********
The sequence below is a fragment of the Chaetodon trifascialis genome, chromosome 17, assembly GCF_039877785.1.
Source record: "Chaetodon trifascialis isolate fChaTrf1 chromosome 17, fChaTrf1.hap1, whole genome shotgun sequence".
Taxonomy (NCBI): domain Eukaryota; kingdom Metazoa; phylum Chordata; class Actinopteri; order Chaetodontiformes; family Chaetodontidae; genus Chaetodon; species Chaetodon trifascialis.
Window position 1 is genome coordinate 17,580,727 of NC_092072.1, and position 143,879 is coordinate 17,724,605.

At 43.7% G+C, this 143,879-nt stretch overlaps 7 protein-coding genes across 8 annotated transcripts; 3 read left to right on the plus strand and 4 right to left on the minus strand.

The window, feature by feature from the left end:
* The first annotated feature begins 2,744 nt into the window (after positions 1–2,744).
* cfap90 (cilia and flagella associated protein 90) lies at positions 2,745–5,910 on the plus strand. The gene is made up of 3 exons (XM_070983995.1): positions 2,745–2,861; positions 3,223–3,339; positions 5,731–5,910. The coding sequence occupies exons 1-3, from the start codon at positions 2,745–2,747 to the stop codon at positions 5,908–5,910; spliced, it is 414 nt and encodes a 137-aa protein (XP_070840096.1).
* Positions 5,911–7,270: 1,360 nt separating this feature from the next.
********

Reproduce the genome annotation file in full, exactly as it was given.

The sequence below is a fragment of the Chaetodon trifascialis genome, chromosome 17, assembly GCF_039877785.1.
Source record: "Chaetodon trifascialis isolate fChaTrf1 chromosome 17, fChaTrf1.hap1, whole genome shotgun sequence".
Taxonomy (NCBI): domain Eukaryota; kingdom Metazoa; phylum Chordata; class Actinopteri; order Chaetodontiformes; family Chaetodontidae; genus Chaetodon; species Chaetodon trifascialis.
Window position 1 is genome coordinate 17,580,727 of NC_092072.1, and position 143,879 is coordinate 17,724,605.

At 43.7% G+C, this 143,879-nt stretch overlaps 7 protein-coding genes across 8 annotated transcripts; 3 read left to right on the plus strand and 4 right to left on the minus strand.

The window, feature by feature from the left end:
* The first annotated feature begins 2,744 nt into the window (after positions 1–2,744).
* cfap90 (cilia and flagella associated protein 90) lies at positions 2,745–5,910 on the plus strand. The gene is made up of 3 exons (XM_070983995.1): positions 2,745–2,861; positions 3,223–3,339; positions 5,731–5,910. The coding sequence occupies exons 1-3, from the start codon at positions 2,745–2,747 to the stop codon at positions 5,908–5,910; spliced, it is 414 nt and encodes a 137-aa protein (XP_070840096.1).
* Positions 5,911–7,270: 1,360 nt separating this feature from the next.